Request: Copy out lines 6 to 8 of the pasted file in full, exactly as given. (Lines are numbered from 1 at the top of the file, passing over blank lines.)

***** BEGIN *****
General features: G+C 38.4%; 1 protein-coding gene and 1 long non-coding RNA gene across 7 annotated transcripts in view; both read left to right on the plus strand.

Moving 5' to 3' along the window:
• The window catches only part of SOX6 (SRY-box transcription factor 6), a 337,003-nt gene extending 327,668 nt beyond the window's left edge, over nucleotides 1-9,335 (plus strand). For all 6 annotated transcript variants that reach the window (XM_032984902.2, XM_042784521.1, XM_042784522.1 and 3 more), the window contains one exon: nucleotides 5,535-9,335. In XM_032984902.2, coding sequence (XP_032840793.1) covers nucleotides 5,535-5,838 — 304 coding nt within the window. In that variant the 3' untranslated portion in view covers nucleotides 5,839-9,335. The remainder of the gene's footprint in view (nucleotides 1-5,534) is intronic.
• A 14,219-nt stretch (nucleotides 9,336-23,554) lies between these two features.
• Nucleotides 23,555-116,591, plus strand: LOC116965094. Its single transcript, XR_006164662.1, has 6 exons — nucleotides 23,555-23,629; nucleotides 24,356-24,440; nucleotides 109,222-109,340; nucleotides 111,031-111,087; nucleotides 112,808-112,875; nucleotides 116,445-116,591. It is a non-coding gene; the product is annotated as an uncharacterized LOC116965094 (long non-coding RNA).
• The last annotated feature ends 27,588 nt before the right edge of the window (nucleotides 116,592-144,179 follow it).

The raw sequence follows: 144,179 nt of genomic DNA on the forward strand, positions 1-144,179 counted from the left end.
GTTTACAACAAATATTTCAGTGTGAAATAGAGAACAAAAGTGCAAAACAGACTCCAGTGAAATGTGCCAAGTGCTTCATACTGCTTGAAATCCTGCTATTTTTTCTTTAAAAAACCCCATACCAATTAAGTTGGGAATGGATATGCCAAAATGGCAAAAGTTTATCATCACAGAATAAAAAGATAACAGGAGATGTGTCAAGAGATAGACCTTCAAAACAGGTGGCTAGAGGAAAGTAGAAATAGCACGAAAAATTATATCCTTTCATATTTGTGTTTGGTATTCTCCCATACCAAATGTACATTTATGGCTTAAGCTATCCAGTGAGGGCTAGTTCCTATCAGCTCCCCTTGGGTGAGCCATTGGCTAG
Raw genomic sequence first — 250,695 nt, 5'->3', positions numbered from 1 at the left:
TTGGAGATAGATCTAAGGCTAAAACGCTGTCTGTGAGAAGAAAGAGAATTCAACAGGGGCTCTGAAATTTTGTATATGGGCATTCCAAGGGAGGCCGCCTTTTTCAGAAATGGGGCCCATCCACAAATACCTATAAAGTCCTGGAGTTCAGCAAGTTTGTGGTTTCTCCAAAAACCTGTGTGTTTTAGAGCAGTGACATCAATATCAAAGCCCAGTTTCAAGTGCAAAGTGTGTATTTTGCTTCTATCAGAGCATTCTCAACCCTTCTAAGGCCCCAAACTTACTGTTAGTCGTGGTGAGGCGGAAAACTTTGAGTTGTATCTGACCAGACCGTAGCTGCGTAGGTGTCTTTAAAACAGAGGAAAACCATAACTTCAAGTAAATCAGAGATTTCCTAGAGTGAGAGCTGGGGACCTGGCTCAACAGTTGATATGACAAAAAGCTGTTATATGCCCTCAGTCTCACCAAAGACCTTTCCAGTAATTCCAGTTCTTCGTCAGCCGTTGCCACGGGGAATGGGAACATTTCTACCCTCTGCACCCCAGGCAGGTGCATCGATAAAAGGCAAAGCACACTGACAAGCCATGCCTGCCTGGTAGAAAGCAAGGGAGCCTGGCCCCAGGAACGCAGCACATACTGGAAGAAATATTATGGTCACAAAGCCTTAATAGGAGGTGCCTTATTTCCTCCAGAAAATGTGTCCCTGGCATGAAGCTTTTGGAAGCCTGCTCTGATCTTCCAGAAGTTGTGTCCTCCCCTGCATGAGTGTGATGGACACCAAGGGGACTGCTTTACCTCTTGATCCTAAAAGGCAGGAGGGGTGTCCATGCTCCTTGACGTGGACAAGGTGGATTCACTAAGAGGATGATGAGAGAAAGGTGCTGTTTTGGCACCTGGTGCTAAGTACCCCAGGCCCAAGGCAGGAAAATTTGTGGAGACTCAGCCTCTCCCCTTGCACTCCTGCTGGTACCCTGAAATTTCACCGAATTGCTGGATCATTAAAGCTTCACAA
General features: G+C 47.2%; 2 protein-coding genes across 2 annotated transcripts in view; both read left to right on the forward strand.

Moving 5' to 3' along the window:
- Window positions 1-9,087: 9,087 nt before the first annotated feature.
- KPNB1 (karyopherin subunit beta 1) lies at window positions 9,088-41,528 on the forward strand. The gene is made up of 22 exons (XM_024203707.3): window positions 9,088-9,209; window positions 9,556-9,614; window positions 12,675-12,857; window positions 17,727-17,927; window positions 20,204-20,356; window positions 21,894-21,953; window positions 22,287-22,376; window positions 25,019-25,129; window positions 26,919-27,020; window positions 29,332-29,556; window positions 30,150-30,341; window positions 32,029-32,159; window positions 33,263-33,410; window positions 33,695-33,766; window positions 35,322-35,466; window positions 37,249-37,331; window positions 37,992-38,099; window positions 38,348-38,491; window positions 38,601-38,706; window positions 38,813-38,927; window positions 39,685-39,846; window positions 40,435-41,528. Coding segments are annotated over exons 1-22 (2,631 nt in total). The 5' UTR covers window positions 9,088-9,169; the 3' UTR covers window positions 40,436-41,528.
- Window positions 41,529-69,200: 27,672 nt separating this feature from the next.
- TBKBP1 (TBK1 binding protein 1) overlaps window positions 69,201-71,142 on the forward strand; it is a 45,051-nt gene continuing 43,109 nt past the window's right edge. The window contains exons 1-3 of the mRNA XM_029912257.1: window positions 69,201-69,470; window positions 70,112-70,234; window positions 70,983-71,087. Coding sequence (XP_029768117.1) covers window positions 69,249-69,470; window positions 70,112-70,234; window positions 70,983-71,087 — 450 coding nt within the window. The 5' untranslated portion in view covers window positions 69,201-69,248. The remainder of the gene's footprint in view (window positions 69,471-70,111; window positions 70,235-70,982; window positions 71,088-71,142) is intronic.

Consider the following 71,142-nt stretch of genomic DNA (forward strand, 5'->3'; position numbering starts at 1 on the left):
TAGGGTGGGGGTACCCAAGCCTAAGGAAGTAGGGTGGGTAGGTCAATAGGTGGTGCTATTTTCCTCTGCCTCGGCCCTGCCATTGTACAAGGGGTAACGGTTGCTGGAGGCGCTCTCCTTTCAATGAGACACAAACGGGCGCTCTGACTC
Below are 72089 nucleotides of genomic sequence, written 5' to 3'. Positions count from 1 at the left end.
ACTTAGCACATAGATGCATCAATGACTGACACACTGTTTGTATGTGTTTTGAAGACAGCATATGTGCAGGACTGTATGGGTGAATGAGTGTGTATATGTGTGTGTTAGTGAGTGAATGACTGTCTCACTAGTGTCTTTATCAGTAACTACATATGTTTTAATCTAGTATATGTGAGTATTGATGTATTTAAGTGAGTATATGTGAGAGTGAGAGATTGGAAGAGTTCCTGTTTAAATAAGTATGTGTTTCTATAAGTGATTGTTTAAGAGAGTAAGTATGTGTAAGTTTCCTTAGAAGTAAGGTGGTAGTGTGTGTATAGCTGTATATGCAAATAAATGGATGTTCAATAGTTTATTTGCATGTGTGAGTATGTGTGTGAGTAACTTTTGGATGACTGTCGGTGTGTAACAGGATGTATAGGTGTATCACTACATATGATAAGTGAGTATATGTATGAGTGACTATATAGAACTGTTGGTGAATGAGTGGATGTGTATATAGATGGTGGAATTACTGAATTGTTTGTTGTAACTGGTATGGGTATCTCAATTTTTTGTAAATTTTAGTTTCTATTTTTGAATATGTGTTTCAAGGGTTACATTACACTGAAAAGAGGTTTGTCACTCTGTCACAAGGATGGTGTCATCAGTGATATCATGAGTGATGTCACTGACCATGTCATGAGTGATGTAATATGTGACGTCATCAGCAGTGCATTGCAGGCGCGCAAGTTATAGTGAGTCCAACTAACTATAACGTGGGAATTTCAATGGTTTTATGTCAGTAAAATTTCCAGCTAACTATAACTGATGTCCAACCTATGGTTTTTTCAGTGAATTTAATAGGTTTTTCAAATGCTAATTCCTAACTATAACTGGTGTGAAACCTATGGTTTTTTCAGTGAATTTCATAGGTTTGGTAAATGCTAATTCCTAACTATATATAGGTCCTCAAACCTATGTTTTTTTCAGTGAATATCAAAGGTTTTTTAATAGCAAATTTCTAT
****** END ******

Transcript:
• The last annotated feature ends 27,588 nt before the right edge of the window (nucleotides 116,592-144,179 follow it).

The raw sequence follows: 144,179 nt of genomic DNA on the forward strand, positions 1-144,179 counted from the left end.
GTTTACAACAAATATTTCAGTGTGAAATAGAGAACAAAAGTGCAAAACAGACTCCAGTGAAATGTGCCAAGTGCTTCATACTGCTTGAAATCCTGCTATTTTTTCTTTAAAAAACCCCATACCAATTAAGTTGGGAATGGATATGCCAAAATGGCAAAAGTTTATCATCACAGAATAAAAAGATAACAGGAGATGTGTCAAGAGATAGACCTTCAAAACAGGTGGCTAGAGGAAAGTAGAAATAGCACGAAAAATTATATCCTTTCATATTTGTGTTTGGTATTCTCCCATACCAAATGTACATTTATGGCTTAAGCTATCCAGTGAGGGCTAGTTCCTATCAGCTCCCCTTGGGTGAGCCATTGGCTAG